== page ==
Giving a drone this holiday season? Be sure to also wrap up some extra rotors, a spare battery or two, and get drone registration through the Federal Aviation Association (FAA), because the drone registration requirements that were declared dead earlier this year were just revived by the Trump administration.

A relative footnote in the National Defense Authorization Act, which was signed into law today, the new regulation requires that drone owners register their unmanned aerial vehicles before taking to the skies. You can register you new drone on the FAA’s drone Unmanned Aircraft System website.

But for longtime drone pilots, this requirement is nothing new. In December 2015, regulators began requiring drone registration, and the program took off, with 300,000 drone owners signing up within the first month.

Then, in May 2017, model aircraft hobbyists banded together to fight the federally mandated regulation (and its $5 fee) in the U.S. Court of Appeals. “For decades, AMA read more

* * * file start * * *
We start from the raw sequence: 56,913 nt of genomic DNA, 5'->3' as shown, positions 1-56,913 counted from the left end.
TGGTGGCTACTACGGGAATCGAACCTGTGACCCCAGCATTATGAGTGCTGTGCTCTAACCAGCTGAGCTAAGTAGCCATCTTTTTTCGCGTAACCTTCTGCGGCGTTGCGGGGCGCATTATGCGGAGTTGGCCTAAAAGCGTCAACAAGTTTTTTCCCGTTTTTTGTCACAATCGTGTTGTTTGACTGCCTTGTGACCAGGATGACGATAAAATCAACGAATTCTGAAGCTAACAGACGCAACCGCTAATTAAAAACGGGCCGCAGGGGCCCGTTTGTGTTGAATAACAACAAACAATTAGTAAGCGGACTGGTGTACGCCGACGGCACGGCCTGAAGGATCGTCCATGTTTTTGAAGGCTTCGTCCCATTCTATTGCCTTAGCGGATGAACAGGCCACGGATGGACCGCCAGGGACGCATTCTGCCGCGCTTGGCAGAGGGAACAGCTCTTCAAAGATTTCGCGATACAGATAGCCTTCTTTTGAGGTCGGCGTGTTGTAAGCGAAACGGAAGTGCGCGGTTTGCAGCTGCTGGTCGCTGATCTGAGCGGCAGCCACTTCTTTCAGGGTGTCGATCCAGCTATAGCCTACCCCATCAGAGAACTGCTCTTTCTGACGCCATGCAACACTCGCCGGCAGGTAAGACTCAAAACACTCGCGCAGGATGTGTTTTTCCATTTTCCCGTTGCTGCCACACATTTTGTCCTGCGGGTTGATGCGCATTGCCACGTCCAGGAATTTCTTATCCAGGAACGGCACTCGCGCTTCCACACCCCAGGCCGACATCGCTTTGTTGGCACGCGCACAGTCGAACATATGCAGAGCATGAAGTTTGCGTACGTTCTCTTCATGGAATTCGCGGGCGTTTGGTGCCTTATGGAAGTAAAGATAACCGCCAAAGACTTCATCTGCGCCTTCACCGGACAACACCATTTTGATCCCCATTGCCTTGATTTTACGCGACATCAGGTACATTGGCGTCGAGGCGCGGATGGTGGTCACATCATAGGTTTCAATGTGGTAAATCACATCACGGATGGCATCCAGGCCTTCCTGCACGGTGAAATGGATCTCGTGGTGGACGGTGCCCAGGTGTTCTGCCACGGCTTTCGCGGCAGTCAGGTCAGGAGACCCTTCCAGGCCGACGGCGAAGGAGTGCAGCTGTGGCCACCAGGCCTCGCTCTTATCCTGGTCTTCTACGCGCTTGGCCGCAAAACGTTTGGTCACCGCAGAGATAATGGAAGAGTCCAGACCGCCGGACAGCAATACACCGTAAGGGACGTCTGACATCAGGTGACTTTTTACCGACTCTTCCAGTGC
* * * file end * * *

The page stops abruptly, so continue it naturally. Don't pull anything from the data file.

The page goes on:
New story in Technology from Time: Your Apple Watch is About to Become More Useful at the Gym

Anyone who has worn a fitness tracker or smartwatch to the gym has probably noticed that the stats on your wrist rarely match what’s being shown on the treadmill or elliptical. That’s part of what Apple is hoping to solve by making it possible for the Apple Watch to communicate directly with compatible workout equipment through its GymKit program, which is just starting to appear in fitness clubs after it was announced in June.

GymKit is a platform that makes it possible to sync your Apple Watch with certain cardio exercise machines, allowing the watch and the equipment to exchange information so that they can provide more accurate feedback. The program is starting to launch in the United States after first appearing in Australia last month and the United Kingdom earlier in December.